Person’s language is the key to self-identity (Mecheo, 2016). Imberti (2007), it allows us to relate and understand each other. Language allows individuals to communicate as a system of conceptual symbols. It is an artifact of how thoughts are formulated as well as how they are communicated and discussed (Bartel, 2001). Language impacts almost every element of life. It no longer only aids in communication but is also a link to an individual’s identity (Lauring, 2008). It allows the character to express emotions, share feelings, inform stories, and convey complicated messages and knowledge (Imberti, 2007; Lauring, 2008). Femi (2014) examined the impact of verbal exchange on specialists’ overall performance in chosen associations in Lagos, Sta. Nigeria. The language used by decision makers in a company both shapes and bounds what the company focuses on and how it articulates its strategic options (Brannen & Doz, 2012). In this regard, language can facilitate and significantly limit strategic growth and performance of companies. Key factors that prevent information about the target market from reaching organizational decision makers is the language barriers (Brannen & Doz, 2012). The connections between a company and all of its stakeholders strengthen because of effective communication (Levinson, Kita, Haun, & Rasch, 2002). Bartel (2001) explains that effective communication is critical to the success of any organization with an increase in the complexity of the organization’s structure and technology.
To support continuous improvement in employees‘ performance the culture of the organization should be developed so that employees are able to identify with the values, norms, and artifacts of the organization, hence the need for organizational culture (Ojo, 2009). An organization is a learning environment because it is through this process that employees learn about the organizational culture and decide whether they can cope with it or not (Arinanye, 2015). It makes employees perform better if they understand the organizational culture, hence an individual is carrying out an assignment or task understanding more of performance as to the extent. (Cascio, 2006).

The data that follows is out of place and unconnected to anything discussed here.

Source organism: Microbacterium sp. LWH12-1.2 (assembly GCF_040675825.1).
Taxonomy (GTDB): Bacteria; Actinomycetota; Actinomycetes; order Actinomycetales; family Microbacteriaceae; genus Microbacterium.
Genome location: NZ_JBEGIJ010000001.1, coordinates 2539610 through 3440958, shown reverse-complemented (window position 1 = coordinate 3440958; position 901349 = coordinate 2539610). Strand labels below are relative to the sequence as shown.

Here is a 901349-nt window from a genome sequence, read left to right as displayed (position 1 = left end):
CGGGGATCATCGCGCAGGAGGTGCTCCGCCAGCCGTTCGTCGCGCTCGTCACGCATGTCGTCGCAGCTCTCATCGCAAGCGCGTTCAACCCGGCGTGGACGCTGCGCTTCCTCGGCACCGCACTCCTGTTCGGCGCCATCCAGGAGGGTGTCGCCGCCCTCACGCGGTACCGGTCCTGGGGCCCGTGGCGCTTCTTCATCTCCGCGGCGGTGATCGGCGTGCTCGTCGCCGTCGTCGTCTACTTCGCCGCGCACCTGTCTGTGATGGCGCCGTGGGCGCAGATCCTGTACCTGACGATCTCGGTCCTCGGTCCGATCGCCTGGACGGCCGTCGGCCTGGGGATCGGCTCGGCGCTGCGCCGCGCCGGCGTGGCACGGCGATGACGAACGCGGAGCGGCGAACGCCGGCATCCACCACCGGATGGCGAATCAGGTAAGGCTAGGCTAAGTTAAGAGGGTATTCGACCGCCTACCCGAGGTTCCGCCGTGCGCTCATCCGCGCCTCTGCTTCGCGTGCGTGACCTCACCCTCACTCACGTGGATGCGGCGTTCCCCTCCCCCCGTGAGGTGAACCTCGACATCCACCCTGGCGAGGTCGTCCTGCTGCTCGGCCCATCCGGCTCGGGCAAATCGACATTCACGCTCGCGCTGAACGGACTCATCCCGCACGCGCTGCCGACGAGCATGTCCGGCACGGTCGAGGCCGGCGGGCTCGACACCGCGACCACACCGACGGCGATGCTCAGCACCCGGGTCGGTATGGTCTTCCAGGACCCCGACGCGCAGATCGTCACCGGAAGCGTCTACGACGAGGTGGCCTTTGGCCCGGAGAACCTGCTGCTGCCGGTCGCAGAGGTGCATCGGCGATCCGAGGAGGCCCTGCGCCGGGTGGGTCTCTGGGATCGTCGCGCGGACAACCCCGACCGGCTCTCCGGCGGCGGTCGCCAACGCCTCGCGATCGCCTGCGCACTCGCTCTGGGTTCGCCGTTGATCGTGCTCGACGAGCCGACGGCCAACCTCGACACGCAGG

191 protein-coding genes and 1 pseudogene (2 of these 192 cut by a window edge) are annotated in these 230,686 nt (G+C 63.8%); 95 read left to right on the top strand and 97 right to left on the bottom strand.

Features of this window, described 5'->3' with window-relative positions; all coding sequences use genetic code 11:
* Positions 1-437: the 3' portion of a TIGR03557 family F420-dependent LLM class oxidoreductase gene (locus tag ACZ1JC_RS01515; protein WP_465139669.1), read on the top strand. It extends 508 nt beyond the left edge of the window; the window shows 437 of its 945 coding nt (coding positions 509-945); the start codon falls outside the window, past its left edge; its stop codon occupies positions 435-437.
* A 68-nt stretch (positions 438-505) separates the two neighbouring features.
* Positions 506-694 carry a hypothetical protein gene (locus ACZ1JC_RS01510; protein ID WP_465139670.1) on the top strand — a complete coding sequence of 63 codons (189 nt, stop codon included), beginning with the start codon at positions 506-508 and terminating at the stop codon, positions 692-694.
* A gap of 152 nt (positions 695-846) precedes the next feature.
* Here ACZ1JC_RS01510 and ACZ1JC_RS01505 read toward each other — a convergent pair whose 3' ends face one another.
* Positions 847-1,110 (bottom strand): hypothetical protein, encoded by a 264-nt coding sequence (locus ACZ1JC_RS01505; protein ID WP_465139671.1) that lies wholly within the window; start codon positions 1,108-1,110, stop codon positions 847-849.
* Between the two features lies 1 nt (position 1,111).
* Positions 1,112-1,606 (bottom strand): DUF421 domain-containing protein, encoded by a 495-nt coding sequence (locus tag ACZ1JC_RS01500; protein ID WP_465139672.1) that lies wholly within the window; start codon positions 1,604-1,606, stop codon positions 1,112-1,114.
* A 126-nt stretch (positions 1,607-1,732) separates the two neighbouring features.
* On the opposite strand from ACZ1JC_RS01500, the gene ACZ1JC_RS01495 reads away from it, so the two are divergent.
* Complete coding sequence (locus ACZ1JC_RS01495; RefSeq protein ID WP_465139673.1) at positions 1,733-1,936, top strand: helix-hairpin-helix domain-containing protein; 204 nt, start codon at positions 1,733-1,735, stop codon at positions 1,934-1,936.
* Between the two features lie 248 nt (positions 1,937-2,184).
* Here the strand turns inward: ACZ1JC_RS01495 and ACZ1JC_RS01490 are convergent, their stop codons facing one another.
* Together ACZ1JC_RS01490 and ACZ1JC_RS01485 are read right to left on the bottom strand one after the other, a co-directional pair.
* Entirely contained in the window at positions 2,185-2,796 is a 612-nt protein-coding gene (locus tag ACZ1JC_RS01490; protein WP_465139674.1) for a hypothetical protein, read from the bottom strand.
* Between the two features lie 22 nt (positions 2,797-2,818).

Studies indicated a relationship between organizational culture and employees‘ performance. Magee (2002), as cited in Agwu (2014), argued that organizational practices are inherently connected to the organizational culture which in turn influence employees‘ performance but Hellriegel and Slocum (2009) contend that if organizational culture can be understood then it can enhance employees‘ performance. In another study, Mohammad, Uddin, Huq, and Saad (2013) showed a positive association between a strong culture and performance improvement on the impact of organizational culture on employee performance and productivity.
Kenney et al (1992) state that the performance standards set by the organization are the measure of employees‘ performance. There are a number of measures that can be taken into consideration when measuring performance — for example, using of productivity, efficiency, quality and profitability measures (Ahuja, 1992), as cited in Nassazi (2013). Efficiency is the ability to produce the desired outcomes by using as minimal resources as possible (Stoner, 1996). Productivity is expressed as a ratio of output to that of input (Stoner et al, 1995). Quality is the characteristic of products or services that bear an ability to satisfy the stated or implied needs (Kotler & Armstrong, 2002).